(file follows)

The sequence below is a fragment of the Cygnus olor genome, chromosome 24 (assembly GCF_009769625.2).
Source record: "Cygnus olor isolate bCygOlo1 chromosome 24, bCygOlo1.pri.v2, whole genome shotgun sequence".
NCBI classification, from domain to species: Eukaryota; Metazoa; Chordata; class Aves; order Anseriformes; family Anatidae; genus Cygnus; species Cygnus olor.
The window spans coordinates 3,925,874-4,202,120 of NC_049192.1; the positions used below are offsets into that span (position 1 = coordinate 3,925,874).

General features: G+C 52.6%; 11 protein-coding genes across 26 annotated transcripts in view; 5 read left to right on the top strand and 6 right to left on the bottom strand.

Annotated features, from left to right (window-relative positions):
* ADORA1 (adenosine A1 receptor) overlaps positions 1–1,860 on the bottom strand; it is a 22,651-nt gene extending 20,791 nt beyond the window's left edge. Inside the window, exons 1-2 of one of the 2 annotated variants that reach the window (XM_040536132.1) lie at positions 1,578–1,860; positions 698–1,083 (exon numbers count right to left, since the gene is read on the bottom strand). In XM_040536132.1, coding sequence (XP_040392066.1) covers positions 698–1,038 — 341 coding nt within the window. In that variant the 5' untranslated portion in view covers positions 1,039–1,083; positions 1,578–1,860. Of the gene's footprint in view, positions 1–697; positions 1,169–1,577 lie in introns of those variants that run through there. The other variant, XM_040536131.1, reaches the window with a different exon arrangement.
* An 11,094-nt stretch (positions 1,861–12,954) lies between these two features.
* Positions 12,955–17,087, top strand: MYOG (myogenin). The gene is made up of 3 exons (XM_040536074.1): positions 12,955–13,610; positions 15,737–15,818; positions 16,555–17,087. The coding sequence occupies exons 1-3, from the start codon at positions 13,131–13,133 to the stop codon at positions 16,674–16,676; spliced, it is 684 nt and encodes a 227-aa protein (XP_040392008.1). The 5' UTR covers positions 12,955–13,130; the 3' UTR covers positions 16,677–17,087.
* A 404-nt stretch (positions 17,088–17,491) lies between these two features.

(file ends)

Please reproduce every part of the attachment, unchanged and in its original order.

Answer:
The sequence below is a fragment of the Cygnus olor genome, chromosome 24 (assembly GCF_009769625.2).
Source record: "Cygnus olor isolate bCygOlo1 chromosome 24, bCygOlo1.pri.v2, whole genome shotgun sequence".
NCBI classification, from domain to species: Eukaryota; Metazoa; Chordata; class Aves; order Anseriformes; family Anatidae; genus Cygnus; species Cygnus olor.
The window spans coordinates 3,925,874-4,202,120 of NC_049192.1; the positions used below are offsets into that span (position 1 = coordinate 3,925,874).

General features: G+C 52.6%; 11 protein-coding genes across 26 annotated transcripts in view; 5 read left to right on the top strand and 6 right to left on the bottom strand.

Annotated features, from left to right (window-relative positions):
* ADORA1 (adenosine A1 receptor) overlaps positions 1–1,860 on the bottom strand; it is a 22,651-nt gene extending 20,791 nt beyond the window's left edge. Inside the window, exons 1-2 of one of the 2 annotated variants that reach the window (XM_040536132.1) lie at positions 1,578–1,860; positions 698–1,083 (exon numbers count right to left, since the gene is read on the bottom strand). In XM_040536132.1, coding sequence (XP_040392066.1) covers positions 698–1,038 — 341 coding nt within the window. In that variant the 5' untranslated portion in view covers positions 1,039–1,083; positions 1,578–1,860. Of the gene's footprint in view, positions 1–697; positions 1,169–1,577 lie in introns of those variants that run through there. The other variant, XM_040536131.1, reaches the window with a different exon arrangement.
* An 11,094-nt stretch (positions 1,861–12,954) lies between these two features.
* Positions 12,955–17,087, top strand: MYOG (myogenin). The gene is made up of 3 exons (XM_040536074.1): positions 12,955–13,610; positions 15,737–15,818; positions 16,555–17,087. The coding sequence occupies exons 1-3, from the start codon at positions 13,131–13,133 to the stop codon at positions 16,674–16,676; spliced, it is 684 nt and encodes a 227-aa protein (XP_040392008.1). The 5' UTR covers positions 12,955–13,130; the 3' UTR covers positions 16,677–17,087.
* A 404-nt stretch (positions 17,088–17,491) lies between these two features.